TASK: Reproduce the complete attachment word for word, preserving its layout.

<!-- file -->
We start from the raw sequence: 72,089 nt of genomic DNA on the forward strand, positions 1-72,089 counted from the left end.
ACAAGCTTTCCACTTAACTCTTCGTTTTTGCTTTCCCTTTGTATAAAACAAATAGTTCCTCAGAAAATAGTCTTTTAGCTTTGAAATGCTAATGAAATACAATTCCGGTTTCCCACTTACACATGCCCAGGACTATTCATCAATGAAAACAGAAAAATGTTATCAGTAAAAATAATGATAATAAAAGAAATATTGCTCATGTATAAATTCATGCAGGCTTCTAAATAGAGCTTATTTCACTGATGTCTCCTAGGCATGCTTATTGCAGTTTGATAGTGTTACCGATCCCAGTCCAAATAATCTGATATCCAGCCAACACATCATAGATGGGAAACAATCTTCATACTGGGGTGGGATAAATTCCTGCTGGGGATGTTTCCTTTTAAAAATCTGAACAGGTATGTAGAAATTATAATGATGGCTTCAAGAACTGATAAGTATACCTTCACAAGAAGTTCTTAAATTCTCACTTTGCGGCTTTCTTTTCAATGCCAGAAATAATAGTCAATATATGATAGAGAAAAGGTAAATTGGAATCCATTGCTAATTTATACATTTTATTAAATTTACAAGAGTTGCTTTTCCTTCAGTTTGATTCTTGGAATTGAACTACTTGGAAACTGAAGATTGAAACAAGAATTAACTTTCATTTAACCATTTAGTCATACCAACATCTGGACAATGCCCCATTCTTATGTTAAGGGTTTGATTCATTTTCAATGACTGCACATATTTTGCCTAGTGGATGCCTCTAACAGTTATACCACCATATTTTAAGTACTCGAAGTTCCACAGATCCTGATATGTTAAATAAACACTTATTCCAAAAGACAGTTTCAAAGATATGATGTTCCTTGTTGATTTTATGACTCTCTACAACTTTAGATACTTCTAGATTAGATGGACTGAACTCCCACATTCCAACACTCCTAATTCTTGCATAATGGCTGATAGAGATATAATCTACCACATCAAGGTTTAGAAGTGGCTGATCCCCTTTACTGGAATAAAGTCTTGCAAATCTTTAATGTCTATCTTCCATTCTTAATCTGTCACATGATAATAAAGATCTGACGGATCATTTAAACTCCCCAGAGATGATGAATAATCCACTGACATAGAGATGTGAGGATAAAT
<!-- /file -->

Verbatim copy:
We start from the raw sequence: 72,089 nt of genomic DNA on the forward strand, positions 1-72,089 counted from the left end.
ACAAGCTTTCCACTTAACTCTTCGTTTTTGCTTTCCCTTTGTATAAAACAAATAGTTCCTCAGAAAATAGTCTTTTAGCTTTGAAATGCTAATGAAATACAATTCCGGTTTCCCACTTACACATGCCCAGGACTATTCATCAATGAAAACAGAAAAATGTTATCAGTAAAAATAATGATAATAAAAGAAATATTGCTCATGTATAAATTCATGCAGGCTTCTAAATAGAGCTTATTTCACTGATGTCTCCTAGGCATGCTTATTGCAGTTTGATAGTGTTACCGATCCCAGTCCAAATAATCTGATATCCAGCCAACACATCATAGATGGGAAACAATCTTCATACTGGGGTGGGATAAATTCCTGCTGGGGATGTTTCCTTTTAAAAATCTGAACAGGTATGTAGAAATTATAATGATGGCTTCAAGAACTGATAAGTATACCTTCACAAGAAGTTCTTAAATTCTCACTTTGCGGCTTTCTTTTCAATGCCAGAAATAATAGTCAATATATGATAGAGAAAAGGTAAATTGGAATCCATTGCTAATTTATACATTTTATTAAATTTACAAGAGTTGCTTTTCCTTCAGTTTGATTCTTGGAATTGAACTACTTGGAAACTGAAGATTGAAACAAGAATTAACTTTCATTTAACCATTTAGTCATACCAACATCTGGACAATGCCCCATTCTTATGTTAAGGGTTTGATTCATTTTCAATGACTGCACATATTTTGCCTAGTGGATGCCTCTAACAGTTATACCACCATATTTTAAGTACTCGAAGTTCCACAGATCCTGATATGTTAAATAAACACTTATTCCAAAAGACAGTTTCAAAGATATGATGTTCCTTGTTGATTTTATGACTCTCTACAACTTTAGATACTTCTAGATTAGATGGACTGAACTCCCACATTCCAACACTCCTAATTCTTGCATAATGGCTGATAGAGATATAATCTACCACATCAAGGTTTAGAAGTGGCTGATCCCCTTTACTGGAATAAAGTCTTGCAAATCTTTAATGTCTATCTTCCATTCTTAATCTGTCACATGATAATAAAGATCTGACGGATCATTTAAACTCCCCAGAGATGATGAATAATCCACTGACATAGAGATGTGAGGATAAAT